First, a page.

In less than 100 years, the country has transitioned through six different political regimes that have shaped and influenced the people and the land. The collapse of the Austro-Hungarian Empire in 1918 introduced a wave of changes, including the establishment of Czechoslovakia (1918-1938), followed by the first Slovak state under German hegemony (1939-1945), the post-war coup and imposition of communist rule (1948-1989), the collapse of the Iron Curtain and inauguration of independence in 1993, and the 'return' to the European family via European Union membership in 2004. The resurrection and survival of Slovakia continues to defy all odds, as well as many international expectations.
Moreover, these rapid transitions have given rise to a highly dynamic and flexible labor force that is not constrained by the same dependencies of some of its western European neighbors, whose labor forces have experienced the perks of democracy across multiple generations, but who nevertheless show complacency in the face of innovation and resistance to change. The CEE context is further enriched through the dynamic of return migration of East Europeans who return to the former Eastern Bloc. Made possible by the acquisition of supra-national citizenship rights and the principle of freedom of movement , these returning migrants infuse local markets with enhanced knowledge and skills gained in their years abroad. Armed with this globally competitive human capital, they are quickly snatched by the foreign multinationals that currently employ over 25,000 professionals.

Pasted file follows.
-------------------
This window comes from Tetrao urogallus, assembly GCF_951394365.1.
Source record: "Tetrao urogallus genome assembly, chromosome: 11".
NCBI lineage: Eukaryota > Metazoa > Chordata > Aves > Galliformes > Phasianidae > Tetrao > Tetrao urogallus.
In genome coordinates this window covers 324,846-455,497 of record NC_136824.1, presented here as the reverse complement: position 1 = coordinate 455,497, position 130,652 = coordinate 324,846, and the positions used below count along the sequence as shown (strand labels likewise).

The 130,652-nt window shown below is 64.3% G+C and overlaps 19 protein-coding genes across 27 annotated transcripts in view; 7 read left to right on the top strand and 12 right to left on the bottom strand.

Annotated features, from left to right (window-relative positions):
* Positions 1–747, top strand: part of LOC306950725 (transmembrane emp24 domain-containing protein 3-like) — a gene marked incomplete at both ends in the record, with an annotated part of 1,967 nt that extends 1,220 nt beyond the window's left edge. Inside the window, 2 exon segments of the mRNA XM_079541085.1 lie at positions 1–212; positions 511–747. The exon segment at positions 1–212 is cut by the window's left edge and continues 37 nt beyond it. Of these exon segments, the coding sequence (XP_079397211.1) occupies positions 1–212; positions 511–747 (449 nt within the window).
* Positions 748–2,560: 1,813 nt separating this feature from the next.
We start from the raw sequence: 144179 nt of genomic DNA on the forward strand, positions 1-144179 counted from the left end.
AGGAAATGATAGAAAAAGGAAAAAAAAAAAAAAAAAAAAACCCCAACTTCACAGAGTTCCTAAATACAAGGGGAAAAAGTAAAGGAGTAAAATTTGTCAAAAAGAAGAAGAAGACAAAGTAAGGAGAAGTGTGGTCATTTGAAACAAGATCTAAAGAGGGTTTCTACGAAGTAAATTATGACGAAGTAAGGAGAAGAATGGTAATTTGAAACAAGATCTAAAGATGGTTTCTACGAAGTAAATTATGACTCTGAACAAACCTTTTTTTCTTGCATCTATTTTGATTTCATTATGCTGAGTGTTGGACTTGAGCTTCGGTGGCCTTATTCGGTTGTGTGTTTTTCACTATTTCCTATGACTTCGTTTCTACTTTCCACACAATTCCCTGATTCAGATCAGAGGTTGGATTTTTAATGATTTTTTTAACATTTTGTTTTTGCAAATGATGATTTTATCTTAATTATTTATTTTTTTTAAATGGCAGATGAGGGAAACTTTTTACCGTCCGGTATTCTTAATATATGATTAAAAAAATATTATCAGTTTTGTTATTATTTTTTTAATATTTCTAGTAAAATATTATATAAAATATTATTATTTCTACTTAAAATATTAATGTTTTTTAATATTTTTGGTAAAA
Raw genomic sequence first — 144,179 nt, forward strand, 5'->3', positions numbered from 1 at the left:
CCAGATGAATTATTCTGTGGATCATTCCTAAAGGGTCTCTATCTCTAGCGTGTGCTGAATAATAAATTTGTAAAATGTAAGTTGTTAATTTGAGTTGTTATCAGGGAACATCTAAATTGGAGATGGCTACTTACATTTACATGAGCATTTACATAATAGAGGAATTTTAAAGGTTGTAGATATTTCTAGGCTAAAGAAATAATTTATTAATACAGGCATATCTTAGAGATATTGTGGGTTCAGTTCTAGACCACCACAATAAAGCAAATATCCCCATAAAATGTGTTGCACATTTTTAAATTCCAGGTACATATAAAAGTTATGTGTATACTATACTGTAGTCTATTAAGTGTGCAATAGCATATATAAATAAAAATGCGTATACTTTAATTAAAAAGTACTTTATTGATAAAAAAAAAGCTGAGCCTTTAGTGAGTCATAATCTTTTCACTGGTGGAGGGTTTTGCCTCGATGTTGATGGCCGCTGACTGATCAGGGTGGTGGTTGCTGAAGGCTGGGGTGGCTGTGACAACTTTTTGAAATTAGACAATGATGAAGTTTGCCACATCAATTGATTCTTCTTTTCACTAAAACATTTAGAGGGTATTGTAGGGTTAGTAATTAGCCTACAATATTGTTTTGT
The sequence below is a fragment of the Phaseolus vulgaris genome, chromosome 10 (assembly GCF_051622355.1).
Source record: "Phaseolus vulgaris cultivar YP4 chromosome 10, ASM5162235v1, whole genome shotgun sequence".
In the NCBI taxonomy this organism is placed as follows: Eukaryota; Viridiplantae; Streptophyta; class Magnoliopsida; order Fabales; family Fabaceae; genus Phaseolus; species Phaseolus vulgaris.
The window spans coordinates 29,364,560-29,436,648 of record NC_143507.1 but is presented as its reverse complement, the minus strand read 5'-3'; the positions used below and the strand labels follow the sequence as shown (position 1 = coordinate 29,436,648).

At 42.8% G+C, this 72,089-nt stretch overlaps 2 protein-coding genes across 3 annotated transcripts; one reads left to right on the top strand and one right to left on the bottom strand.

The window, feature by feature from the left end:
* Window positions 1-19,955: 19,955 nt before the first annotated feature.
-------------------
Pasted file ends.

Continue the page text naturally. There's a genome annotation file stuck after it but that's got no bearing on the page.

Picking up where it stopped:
The recent scale-up of home-grown businesses into global enterprises, such as Pixel Federation and Sygic add further impetus to Slovakia's growth. Most remarkably, the country is the proud home of the world's leading flying car, Aeromobil. The inventor and founders, having grown up under a regime that discouraged imagination, dreamed of being free. Born out of duress, the seeds for innovation were sown, very much mirroring the journey of a country now spreading its wings and taking flight. In July this year Slovakia will assume the Presidency of the Council of the EU. This will put Slovakia in the spotlight and enable people to get to know the country better as well as explore the many opportunities that this dynamic little country has to offer.
Slovakia's President Kiska, himself a former finance magnate and entrepreneurial success, is a key role-model for a nation whose vision is to embody economic and not just political self-sovereignty. The establishment of an innovation ecosystem that looks to support home-grown SMEs expand globally is nevertheless a large feat that must be approached from multiple angles. This includes top-down structural reform, in addition to bottom-up transformation of local mindsets. The former Minister of Economy, Vazil Hudak, is the visionary behind this strategy. Hudak is an international Slovak success - a former Vice-President of Citibank and JP Morgan in London who returned home to spearhead this vision (with his Innovation Department deputies Zuzana Nehajova and Peter Balik).
In an economic sense, much attention has been given to the BRIC countries in recent years. Many big companies have quite rightly focused on their own Chinese and Indian strategies. Companies should,however, refresh their European strategy, and Slovakia is an excellent starting point - the new West-East Gateway.
Co-Author Zuzana Palovic - Central Eastern Europe and Migration Expert